On Saturday morning, the Japan’s House of Councillors, the upper house in the country’s bicameral legislature, passed a package of controversial laws that will, for the first time ever, allow Japan’s Self-Defense Forces (SDF) to head overseas to defend allies, a departure from Tokyo’s post-war pacifist posture. The laws mark a significant development toward Japan becoming a “proactive” contributor to Asian peace, as Japanese Prime Minister Shinzo Abe frames the move.
While the new laws are seen with trepidation in neighboring South Korea and China, two states with a keen memory of Imperial Japan’s atrocities during the Second World War, other Asian states welcome the move. In particular, the Philippines welcomed the passage of the bill in Japan’s upper house.
Philippines’ Foreign Secretary Albert del Rosario issued a statement on Saturday: “The Philippines welcomes the passage of legislation on national security by the National Diet of Japan,” Del Rosario said in the statement. “We look forward to efforts that strengthen our strategic partnership with Japan and those that would contribute further to shared goals of greater peace, stability and mutual prosperity in the international community,” he added.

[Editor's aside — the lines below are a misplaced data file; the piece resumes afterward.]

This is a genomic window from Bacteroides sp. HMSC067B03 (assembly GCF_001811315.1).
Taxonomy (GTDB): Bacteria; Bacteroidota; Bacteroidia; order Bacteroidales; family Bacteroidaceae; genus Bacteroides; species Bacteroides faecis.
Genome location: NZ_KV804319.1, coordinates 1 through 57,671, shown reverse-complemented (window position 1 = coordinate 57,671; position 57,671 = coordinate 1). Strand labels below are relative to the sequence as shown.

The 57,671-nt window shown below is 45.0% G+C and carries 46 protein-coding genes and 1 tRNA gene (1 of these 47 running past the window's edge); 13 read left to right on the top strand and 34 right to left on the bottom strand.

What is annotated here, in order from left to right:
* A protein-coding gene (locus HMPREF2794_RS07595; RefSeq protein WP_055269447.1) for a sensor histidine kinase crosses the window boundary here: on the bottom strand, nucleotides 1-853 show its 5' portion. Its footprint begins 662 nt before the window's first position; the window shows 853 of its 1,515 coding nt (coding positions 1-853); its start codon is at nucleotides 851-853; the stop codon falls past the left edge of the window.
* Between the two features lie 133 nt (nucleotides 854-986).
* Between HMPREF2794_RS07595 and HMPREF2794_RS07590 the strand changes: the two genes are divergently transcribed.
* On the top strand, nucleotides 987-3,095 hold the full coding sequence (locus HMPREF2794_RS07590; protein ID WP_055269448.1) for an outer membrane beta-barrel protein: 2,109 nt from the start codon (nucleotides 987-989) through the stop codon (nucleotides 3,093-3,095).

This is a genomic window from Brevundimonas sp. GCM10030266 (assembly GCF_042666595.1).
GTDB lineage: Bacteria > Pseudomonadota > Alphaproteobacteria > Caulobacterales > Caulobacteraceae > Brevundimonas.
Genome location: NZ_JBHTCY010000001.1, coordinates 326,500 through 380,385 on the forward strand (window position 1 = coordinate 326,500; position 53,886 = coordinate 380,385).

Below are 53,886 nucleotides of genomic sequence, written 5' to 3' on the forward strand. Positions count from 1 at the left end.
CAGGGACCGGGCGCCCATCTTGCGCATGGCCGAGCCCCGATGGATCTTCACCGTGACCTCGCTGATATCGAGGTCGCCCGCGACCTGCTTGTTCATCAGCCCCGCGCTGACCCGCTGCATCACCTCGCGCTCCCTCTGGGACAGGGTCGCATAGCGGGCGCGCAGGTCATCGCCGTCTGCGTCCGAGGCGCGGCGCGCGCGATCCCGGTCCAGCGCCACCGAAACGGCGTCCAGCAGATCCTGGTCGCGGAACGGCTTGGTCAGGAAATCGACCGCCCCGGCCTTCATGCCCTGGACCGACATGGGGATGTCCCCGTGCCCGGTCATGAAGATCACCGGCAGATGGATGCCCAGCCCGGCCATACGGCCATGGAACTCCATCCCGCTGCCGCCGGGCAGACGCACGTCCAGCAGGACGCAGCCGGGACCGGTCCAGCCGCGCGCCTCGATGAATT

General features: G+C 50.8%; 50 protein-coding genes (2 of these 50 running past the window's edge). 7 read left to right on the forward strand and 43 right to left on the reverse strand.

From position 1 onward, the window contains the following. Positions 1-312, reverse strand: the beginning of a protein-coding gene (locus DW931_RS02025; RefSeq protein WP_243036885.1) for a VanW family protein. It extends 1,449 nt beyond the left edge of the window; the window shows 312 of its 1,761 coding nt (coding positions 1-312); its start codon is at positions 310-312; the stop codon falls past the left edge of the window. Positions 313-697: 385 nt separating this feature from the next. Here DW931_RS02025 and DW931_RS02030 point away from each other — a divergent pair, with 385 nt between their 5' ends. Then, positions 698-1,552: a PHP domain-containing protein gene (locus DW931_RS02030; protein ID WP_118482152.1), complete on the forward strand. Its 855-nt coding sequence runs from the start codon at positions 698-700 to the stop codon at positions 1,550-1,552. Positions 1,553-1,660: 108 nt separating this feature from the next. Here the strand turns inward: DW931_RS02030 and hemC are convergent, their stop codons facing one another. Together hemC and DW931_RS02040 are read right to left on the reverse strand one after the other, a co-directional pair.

The statement is unsurprising for anyone that’s been observing the steady strategic convergence between the Philippines and Japan in recent months. As Manila’s perception of a rising threat from Beijing grows more acute, it has sought to forge closer ties with Tokyo, in addition to reinforcing its alliance with the United States. (As the security bills passed in Japan, the New York Times reports that Manila may consider granting the United States permanent access to Subic Bay once again.)
As my colleague Prashanth Parameswaran reported earlier this year, the Philippines and Japan have had an eventful year: they signaled an intent to upgrade defense ties in February, held their first-ever joint naval exercises in the South China Sea, where Manila is embroiled in various maritime disputes with China. They held a second exercise not long after. The Philippines has also participated in exercises with both the United States and Japan.
Japan’s new security laws won’t allow it to come to the direct aid of the Philippines in the case that Manila finds itself at war with China or another foe. Japan and the Philippines don’t have a formal alliance similar to the one that Tokyo does with the United States. Tokyo will, however, be able to deploy the SDF to assist the United States, which in turn would come to the aid of the Philippines. Thus, Manila’s reaction to the passage of the laws is unsurprising.